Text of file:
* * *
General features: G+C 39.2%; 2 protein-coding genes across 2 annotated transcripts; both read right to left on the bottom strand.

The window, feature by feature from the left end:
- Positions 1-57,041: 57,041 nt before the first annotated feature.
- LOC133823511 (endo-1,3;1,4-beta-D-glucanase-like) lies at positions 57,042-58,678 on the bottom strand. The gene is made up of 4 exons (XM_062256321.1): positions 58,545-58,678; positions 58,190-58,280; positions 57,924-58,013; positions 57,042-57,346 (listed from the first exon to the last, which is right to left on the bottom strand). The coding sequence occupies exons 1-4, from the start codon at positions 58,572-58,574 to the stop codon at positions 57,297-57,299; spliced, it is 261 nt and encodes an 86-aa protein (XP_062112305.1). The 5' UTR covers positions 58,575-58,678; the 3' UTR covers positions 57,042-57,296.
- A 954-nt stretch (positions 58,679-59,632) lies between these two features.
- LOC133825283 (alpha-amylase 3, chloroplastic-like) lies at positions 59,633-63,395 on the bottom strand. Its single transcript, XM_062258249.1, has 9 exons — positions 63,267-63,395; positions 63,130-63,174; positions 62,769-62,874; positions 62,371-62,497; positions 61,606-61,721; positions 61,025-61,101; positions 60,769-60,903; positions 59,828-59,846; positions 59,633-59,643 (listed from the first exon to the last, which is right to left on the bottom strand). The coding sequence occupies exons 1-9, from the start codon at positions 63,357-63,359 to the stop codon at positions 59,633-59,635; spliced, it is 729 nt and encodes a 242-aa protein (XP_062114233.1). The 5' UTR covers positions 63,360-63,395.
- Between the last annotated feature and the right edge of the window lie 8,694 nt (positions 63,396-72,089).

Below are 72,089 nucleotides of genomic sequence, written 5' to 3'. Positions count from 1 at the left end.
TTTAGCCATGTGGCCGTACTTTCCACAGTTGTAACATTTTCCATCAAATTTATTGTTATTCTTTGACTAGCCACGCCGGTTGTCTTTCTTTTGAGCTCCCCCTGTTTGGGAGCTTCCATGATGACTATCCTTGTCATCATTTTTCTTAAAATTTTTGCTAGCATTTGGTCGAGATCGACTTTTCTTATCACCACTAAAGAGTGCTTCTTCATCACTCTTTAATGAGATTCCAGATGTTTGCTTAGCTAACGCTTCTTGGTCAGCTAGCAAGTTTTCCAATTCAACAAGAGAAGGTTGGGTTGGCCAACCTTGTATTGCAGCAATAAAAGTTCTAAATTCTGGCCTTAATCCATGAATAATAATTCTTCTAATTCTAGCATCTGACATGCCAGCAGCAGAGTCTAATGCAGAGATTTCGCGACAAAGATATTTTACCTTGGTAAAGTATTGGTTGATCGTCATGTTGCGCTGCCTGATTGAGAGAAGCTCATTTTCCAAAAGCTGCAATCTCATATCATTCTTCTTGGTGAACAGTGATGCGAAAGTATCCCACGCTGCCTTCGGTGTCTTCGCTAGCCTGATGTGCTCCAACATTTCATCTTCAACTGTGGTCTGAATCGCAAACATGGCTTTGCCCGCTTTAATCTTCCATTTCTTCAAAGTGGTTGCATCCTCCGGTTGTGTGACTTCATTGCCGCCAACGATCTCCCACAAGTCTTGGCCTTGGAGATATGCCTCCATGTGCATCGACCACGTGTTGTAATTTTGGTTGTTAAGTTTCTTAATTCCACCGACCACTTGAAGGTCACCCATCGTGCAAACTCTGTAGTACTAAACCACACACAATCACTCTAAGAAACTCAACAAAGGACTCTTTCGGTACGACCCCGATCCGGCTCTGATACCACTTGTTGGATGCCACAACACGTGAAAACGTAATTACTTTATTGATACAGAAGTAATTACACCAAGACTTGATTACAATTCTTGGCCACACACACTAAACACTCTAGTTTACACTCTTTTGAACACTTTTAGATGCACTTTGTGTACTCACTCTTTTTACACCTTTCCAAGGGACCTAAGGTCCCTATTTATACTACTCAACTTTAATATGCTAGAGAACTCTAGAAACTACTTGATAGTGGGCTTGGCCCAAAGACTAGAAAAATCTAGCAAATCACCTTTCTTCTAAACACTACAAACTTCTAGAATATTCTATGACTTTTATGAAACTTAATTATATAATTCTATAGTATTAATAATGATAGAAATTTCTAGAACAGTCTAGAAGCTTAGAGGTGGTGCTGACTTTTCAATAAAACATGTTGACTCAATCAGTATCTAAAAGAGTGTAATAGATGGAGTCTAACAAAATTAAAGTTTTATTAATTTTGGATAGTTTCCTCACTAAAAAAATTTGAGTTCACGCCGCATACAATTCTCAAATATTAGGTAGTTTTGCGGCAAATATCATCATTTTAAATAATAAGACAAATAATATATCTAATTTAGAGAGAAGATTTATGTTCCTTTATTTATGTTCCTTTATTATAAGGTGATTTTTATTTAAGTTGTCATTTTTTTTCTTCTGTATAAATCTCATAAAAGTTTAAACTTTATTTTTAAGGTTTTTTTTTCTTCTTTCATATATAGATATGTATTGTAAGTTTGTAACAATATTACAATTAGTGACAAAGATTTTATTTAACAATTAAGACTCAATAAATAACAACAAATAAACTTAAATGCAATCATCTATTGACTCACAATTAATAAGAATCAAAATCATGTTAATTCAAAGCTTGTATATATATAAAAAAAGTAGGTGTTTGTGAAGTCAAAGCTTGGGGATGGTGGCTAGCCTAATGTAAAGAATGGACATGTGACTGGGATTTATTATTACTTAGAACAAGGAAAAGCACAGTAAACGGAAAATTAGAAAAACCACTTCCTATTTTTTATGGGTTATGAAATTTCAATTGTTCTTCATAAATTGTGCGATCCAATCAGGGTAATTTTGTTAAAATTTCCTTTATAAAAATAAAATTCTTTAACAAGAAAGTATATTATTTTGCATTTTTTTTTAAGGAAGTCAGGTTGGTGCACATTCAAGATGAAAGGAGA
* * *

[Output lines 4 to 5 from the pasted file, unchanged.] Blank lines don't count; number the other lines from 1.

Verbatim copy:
- LOC133823511 (endo-1,3;1,4-beta-D-glucanase-like) lies at positions 57,042-58,678 on the bottom strand. The gene is made up of 4 exons (XM_062256321.1): positions 58,545-58,678; positions 58,190-58,280; positions 57,924-58,013; positions 57,042-57,346 (listed from the first exon to the last, which is right to left on the bottom strand). The coding sequence occupies exons 1-4, from the start codon at positions 58,572-58,574 to the stop codon at positions 57,297-57,299; spliced, it is 261 nt and encodes an 86-aa protein (XP_062112305.1). The 5' UTR covers positions 58,575-58,678; the 3' UTR covers positions 57,042-57,296.
- A 954-nt stretch (positions 58,679-59,632) lies between these two features.